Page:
Fake news, usually in the form of misinformation, has seen rapid growth in Ghana and in the world over due to social media and other new digital tools, and eroding public confidence in the news media, a new study has revealed.
The social and new media, mainly, Facebook, twitter, WhatsApp, Instagram, skype among others, have become the enablers for accessing such fake news with their attendant adverse impact on citizens’ lack of trust in the news media and key governance institutions, the study indicated.
The debut study by Penplusbytes (www.penplsbytes.org) on Fake News in Ghana has shown that the Ghanaian media landscape did not have systems, budgets or trained personnel dedicated to combat the menace of Fake News.
The study dubbed; ‘Media Perspectives on Fake News in Ghana, (ww.penplusbytes.org/fakenews) has also established that in Ghana ‘bait and click’, a term used to describe a type of hyperlink on a web page that entices a user to click to continue to read an article, was the commonest form of fake news; fabricated content and false headlines without connection to content.
Bait and click headlines aim typically to exploit the curiosity gap, providing just enough to satisfy a user’s curiosity without clicking through to the linked content.
The Penplusbytes study said globally, fake news or hoaxes, also comes in the form of spin, outright lies and fabrications and had been around for a long time with the Ghanaian media landscape, not excluded from this global epidemic.
However, media experts in panel discussions at the just ended World Press Freedom Day celebration marked in Ghana noted that although most people access news on social media, they still trusted the mainstream media, made up of news agencies, print, television and radio broadcast media as authentic sources of news.
Penplusbytes said it set out to undertake the study in order to understand the prevalence of the fake news problem whiles assessing the measures in place to combat the phenomenon, and so the study was based on the use of a structured questionnaire administered to nearly 200 media organizations in Ghana made up of print, online, media convergence and broadcast media spread through the ten regions of Ghana.
The study results showed that 82.5 per cent of the Ghanaian media did not have programmes or columns for educating the public on fake news.
In assessing the capacity of newsrooms to deal with fake news, it came out that most newsrooms, 81.7 per cent did not assign staff to deal with fake news.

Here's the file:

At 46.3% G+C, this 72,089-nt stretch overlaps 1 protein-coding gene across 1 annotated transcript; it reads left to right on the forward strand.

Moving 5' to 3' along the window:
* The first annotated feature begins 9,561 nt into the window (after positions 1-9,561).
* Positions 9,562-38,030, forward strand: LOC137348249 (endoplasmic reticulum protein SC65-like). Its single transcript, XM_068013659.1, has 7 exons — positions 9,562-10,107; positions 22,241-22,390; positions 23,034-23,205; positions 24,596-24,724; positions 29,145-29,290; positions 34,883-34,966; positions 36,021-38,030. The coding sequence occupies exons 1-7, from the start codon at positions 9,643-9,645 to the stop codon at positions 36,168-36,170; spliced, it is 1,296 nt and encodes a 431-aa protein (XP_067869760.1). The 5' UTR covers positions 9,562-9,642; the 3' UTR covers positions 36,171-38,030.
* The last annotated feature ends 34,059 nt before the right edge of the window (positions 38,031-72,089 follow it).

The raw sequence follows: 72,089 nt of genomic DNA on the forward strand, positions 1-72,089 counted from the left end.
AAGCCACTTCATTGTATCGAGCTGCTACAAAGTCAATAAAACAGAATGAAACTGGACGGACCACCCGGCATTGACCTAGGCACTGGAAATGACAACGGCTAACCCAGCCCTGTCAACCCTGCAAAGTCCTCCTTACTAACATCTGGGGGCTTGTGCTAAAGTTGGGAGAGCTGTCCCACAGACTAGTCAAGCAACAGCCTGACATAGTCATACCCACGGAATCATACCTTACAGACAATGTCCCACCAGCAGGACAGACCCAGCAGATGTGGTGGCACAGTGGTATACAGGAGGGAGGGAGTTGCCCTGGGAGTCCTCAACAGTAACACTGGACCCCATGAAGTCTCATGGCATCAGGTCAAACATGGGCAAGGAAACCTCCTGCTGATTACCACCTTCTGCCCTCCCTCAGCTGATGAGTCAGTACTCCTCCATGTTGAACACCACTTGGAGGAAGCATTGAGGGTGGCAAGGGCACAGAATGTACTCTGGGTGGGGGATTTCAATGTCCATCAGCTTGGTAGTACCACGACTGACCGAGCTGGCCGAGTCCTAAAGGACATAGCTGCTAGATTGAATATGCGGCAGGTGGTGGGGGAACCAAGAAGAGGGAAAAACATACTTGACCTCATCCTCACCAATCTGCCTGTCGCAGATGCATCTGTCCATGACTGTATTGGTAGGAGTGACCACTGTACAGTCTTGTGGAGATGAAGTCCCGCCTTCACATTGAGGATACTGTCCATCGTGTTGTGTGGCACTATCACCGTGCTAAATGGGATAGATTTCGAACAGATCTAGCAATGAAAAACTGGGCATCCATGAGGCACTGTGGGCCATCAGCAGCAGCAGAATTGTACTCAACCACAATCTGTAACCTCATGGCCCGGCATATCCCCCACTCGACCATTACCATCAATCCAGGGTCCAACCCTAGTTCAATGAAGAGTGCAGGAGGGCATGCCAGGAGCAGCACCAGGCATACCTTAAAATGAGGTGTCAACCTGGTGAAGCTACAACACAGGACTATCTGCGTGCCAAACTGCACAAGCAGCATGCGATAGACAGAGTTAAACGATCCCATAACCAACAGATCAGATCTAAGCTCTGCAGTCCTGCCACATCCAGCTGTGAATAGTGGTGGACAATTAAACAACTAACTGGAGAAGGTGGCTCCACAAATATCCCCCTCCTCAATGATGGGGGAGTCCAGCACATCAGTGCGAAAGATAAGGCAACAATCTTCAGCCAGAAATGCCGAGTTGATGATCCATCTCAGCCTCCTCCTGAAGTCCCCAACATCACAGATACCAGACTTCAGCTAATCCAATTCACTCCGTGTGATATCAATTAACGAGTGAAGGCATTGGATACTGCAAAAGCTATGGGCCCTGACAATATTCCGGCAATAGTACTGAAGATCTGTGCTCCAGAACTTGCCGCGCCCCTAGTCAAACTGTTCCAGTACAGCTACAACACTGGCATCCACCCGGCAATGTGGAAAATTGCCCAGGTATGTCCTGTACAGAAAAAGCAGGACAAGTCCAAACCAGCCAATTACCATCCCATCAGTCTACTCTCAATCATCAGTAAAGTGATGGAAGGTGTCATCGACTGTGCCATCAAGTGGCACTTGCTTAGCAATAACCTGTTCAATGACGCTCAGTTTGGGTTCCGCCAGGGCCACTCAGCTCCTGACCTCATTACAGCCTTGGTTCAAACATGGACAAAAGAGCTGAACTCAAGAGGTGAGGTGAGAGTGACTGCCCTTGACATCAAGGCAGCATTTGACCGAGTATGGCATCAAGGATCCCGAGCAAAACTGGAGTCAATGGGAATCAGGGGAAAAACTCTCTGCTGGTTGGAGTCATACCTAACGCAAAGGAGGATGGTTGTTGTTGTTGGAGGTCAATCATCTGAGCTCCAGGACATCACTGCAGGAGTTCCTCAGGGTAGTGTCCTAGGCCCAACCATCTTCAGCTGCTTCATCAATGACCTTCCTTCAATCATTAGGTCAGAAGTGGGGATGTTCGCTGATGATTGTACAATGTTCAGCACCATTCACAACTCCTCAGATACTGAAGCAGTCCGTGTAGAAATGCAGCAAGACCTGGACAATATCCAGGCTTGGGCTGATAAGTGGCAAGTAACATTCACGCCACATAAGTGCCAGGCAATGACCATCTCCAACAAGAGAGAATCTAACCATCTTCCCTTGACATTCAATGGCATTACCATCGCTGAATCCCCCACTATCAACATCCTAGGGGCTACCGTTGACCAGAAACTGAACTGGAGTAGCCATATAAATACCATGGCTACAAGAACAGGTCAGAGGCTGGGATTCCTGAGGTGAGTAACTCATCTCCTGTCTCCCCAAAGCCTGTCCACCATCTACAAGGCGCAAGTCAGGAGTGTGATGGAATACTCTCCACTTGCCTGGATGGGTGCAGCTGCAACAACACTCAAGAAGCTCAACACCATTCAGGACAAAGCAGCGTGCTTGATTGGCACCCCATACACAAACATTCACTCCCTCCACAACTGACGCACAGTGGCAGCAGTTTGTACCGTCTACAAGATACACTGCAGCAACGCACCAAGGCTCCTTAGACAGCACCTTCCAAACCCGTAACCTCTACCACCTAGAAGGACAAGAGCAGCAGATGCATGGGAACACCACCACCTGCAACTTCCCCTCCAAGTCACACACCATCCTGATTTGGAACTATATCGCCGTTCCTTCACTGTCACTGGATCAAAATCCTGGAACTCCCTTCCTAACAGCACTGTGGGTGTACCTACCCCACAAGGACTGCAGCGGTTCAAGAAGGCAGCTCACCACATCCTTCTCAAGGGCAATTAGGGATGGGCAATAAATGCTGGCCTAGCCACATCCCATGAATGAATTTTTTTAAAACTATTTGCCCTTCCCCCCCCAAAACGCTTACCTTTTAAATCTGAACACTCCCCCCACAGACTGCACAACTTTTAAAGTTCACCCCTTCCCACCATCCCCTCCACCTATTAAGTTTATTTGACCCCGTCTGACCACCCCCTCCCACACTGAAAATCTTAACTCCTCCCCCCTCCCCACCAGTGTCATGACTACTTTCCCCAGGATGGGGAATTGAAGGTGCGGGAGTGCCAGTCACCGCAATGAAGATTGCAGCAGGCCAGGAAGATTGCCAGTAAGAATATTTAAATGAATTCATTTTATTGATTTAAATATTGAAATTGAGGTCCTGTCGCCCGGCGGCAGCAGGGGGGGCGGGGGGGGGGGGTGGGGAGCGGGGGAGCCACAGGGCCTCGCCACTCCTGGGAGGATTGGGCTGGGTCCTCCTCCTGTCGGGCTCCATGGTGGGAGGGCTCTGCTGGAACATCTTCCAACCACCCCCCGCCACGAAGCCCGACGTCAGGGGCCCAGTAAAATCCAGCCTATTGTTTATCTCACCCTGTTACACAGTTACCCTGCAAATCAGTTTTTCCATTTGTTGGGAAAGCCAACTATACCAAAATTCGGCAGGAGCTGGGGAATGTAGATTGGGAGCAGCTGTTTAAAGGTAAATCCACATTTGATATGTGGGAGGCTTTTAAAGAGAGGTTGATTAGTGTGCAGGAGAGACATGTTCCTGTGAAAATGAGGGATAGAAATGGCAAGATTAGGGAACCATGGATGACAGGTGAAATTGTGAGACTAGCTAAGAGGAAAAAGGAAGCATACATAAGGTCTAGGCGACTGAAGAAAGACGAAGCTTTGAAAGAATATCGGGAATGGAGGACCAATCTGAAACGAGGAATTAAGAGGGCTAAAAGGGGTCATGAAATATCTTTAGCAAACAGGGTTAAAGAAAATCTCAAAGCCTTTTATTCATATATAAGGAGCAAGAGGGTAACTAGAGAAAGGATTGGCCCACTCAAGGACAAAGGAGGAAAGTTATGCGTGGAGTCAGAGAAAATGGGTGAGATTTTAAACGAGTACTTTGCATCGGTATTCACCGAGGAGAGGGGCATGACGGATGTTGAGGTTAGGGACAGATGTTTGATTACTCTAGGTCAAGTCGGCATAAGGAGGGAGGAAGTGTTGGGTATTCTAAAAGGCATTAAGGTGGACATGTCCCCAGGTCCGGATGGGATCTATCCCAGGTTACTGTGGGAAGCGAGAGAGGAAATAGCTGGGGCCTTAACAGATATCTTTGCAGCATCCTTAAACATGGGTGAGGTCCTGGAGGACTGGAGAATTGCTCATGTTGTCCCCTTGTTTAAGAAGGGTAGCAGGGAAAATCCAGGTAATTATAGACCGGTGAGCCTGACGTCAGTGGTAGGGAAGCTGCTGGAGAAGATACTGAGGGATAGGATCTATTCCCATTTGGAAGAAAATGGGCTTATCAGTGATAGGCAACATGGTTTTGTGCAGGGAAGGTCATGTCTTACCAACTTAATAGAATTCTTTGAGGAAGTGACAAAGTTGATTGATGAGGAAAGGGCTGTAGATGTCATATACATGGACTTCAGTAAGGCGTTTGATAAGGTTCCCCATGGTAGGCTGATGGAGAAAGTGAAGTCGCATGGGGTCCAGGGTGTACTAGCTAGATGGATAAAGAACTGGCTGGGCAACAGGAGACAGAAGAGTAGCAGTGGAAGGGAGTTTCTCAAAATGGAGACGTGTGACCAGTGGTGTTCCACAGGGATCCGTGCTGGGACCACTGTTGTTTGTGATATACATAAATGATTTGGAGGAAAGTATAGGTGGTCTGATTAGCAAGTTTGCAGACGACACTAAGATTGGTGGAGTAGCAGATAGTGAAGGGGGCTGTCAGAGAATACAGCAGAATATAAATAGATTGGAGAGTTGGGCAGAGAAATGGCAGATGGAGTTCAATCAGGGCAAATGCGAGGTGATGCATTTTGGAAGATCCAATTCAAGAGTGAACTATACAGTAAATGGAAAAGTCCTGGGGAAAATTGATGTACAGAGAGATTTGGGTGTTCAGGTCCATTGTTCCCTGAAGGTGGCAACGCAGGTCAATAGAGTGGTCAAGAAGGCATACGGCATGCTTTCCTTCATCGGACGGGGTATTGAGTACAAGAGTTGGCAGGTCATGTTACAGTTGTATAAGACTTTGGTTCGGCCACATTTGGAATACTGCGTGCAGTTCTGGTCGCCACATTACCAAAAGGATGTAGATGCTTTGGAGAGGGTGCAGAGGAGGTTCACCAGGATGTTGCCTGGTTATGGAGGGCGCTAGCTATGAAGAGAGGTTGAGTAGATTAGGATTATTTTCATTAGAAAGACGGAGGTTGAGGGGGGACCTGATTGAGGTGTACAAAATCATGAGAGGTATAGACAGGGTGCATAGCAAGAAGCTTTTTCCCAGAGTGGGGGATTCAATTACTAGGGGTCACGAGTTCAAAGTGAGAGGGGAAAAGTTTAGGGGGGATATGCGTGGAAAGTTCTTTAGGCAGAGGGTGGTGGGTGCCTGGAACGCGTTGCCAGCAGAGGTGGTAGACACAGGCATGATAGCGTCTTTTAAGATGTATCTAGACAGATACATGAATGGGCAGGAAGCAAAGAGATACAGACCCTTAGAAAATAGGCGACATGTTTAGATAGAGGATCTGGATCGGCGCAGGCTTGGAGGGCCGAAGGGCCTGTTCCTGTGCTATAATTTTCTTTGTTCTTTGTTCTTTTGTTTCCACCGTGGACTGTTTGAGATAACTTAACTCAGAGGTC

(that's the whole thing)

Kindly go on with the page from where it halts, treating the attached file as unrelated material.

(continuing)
Also, most newsrooms, 92 per cent, suggested that putting in place regulations and laws were the best way of dealing with Fake News in Ghana.
Researchers said that suggestion was problematic since literature pointed to the fact that laws and regulations were not magic bullet to deal with fake news and misinformation. More so such laws dealing with fake news could become tools to harass journalists and impinge on freedom of speech.
Mr Kwami Ahiabenu II, Executive Director of Pe[nplusbytes and lead Researcher, said the issue of fake news and misinformation had come to stay with the likelihood of it becoming a crisis in due course.
‘However, there is a dearth of knowledge about its manifestation in Ghana and options available to deal with it. In the light of this situation, we are excited that we are able to contribute to the body of knowledge on this subject while offering practical recommendations to deal with this problem.’
The study, among others recommended a conscious and concerted effort by all stakeholders especially Government, regulatory bodies, including the National Media Commission, National Communications Authority, Academia, private sector and the Media houses to consolidate their efforts to address the issue of fake news.
It said the fake news menace should be tackled now and ‘not wait till it gets completely out of hand. This serves as a better approach of being proactive rather than being restrictive with inefficient solutions when this crisis becomes unmanageable’.
Penplusbytes is a not-for-profit organization driving change through innovations in three key areas: using new digital technologies to enable good governance and accountability, new media and innovations, and enhancing media oversight for effective utilization of mining, oil and gas revenue and resources.
By Lydia Kukua Asamoah, GNA